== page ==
7. The credential of claim 6, wherein said credential authentication data is used by said credential to determine its access permissions to an asset.

8. The credential of claim 7, wherein the asset is one of a building, secure room, computer, file, data, and financial account.

9. The credential of claim 1, wherein the card identification number authentication data of at least one of said first and at least a second application is at least one of a digital certificate, a hash, a checksum, a cryptogram, and an additional copy of said card identification number.

10. The credential of claim 9, wherein said card identification number authentication data is a cryptogram and wherein said cryptogram is created from a cryptographic combination of at least one of said card identification number, a random number, a key, and a rolling code.

11. The credential of claim 1, wherein said credential is at least one of a contact smart card, a contactless smart card, a proximity card, a magnetic stripe card, a Wiegand card, a PDA, and a cellular phone.

12. The credential of claim 1, further comprising at least a third application associated with a third entity comprising third application data and third card identification number authentication data that is used to determine an authenticity of said card identification number, and wherein the at least a third application is operable to use the card identification number as a way of referring to the credential.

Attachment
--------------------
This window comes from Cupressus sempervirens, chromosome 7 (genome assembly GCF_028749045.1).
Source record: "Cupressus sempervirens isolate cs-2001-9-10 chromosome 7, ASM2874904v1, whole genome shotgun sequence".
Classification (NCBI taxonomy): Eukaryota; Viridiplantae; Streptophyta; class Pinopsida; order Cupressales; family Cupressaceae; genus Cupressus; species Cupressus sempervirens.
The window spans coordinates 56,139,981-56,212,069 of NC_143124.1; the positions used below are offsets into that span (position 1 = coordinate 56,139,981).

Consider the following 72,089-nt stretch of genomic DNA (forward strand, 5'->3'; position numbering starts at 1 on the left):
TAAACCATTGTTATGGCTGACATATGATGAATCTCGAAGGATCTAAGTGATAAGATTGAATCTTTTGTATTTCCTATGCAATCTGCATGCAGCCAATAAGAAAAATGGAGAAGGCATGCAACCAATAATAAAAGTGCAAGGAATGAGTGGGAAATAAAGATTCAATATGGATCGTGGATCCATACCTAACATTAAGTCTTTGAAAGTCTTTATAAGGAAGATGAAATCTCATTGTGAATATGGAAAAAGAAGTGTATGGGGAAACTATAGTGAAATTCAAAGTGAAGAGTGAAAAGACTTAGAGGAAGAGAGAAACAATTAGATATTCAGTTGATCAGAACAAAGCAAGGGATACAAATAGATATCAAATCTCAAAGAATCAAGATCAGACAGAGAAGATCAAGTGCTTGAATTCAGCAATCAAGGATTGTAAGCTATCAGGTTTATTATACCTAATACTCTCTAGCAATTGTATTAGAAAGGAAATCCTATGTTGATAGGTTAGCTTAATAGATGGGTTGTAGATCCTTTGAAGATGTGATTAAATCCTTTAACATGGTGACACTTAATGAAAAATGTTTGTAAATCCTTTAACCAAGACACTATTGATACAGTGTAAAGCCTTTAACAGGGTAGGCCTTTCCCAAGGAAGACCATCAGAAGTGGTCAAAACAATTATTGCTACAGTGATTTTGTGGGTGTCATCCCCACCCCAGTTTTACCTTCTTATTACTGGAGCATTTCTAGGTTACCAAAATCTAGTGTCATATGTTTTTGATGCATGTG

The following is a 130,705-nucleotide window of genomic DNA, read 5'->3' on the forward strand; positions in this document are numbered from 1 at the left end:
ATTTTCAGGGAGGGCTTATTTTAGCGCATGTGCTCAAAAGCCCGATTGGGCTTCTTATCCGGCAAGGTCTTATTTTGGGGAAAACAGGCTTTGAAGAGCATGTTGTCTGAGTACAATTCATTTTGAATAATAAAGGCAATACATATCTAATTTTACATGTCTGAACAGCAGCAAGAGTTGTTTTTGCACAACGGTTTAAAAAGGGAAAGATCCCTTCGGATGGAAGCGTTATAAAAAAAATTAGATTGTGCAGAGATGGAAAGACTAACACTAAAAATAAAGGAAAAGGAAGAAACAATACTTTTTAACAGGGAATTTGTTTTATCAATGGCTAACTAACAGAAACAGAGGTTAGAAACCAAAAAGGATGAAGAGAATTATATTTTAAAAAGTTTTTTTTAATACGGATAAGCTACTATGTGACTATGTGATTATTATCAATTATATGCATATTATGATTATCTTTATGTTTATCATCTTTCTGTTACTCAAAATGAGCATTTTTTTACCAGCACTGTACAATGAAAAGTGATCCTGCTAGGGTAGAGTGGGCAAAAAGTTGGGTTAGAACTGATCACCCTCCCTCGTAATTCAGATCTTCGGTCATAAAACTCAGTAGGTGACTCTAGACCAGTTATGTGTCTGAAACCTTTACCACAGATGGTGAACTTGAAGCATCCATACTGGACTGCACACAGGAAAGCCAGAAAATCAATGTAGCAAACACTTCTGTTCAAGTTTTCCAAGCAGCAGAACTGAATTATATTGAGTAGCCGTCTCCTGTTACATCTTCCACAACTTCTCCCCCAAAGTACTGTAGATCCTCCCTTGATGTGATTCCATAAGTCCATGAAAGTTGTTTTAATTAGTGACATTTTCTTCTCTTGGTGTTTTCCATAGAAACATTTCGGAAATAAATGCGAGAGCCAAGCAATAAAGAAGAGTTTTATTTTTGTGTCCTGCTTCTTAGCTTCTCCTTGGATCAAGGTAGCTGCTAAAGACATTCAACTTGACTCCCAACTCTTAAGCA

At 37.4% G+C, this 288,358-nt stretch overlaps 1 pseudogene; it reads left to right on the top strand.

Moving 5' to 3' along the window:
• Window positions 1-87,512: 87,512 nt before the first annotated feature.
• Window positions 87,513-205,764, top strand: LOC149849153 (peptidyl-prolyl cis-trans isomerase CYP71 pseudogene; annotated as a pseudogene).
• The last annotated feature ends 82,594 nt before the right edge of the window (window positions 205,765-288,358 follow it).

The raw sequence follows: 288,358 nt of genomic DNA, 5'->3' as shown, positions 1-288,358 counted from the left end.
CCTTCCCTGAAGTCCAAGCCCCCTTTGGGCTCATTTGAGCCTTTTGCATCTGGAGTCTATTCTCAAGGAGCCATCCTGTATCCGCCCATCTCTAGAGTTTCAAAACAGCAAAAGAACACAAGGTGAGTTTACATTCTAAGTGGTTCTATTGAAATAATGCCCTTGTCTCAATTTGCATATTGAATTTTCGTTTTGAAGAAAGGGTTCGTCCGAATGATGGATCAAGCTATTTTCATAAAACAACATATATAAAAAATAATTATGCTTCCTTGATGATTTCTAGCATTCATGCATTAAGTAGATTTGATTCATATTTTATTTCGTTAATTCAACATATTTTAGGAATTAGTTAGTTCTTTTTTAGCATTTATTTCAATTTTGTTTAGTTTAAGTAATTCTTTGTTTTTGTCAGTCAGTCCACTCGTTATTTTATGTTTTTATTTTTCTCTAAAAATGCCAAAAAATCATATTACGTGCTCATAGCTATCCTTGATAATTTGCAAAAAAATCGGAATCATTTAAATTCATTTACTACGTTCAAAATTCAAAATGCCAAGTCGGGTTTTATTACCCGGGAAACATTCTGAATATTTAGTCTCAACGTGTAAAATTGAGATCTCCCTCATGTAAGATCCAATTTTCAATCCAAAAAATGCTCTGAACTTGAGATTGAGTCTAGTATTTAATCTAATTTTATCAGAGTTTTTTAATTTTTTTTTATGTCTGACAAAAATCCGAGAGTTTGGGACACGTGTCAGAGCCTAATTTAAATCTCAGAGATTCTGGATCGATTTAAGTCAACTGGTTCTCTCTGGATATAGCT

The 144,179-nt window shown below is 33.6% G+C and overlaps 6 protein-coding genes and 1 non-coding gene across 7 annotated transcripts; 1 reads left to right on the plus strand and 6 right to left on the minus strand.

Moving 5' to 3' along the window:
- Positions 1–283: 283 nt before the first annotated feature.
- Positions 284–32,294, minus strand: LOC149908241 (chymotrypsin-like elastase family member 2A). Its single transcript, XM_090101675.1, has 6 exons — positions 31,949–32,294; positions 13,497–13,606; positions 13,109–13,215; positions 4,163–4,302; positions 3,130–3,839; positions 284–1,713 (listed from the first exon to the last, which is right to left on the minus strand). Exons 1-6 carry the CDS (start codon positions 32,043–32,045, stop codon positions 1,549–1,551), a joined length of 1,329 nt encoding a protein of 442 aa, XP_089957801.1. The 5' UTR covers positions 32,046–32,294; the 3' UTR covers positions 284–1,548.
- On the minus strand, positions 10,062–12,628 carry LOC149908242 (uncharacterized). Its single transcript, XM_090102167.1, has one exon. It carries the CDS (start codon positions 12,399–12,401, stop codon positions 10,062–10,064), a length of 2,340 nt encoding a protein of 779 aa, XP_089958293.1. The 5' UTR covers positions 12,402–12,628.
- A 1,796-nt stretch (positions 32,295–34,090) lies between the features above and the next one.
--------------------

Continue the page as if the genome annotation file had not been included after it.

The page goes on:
13. A method of preparing a credential, comprising: loading a card identification number on a publicly accessible area of memory; loading a first application on said credential, wherein said first application comprises first card identification number authentication data and first application data on a private area of memory; and wherein said first card identification number authentication data is used to determine the authenticity of said card identification number for purposes of the first application.

14. The method of claim 13, further comprising: loading a second application on said credential, wherein said second application comprises card identification number authentication data and second application data on a private area of memory, and wherein the second application uses the card identification number to refer to the credential.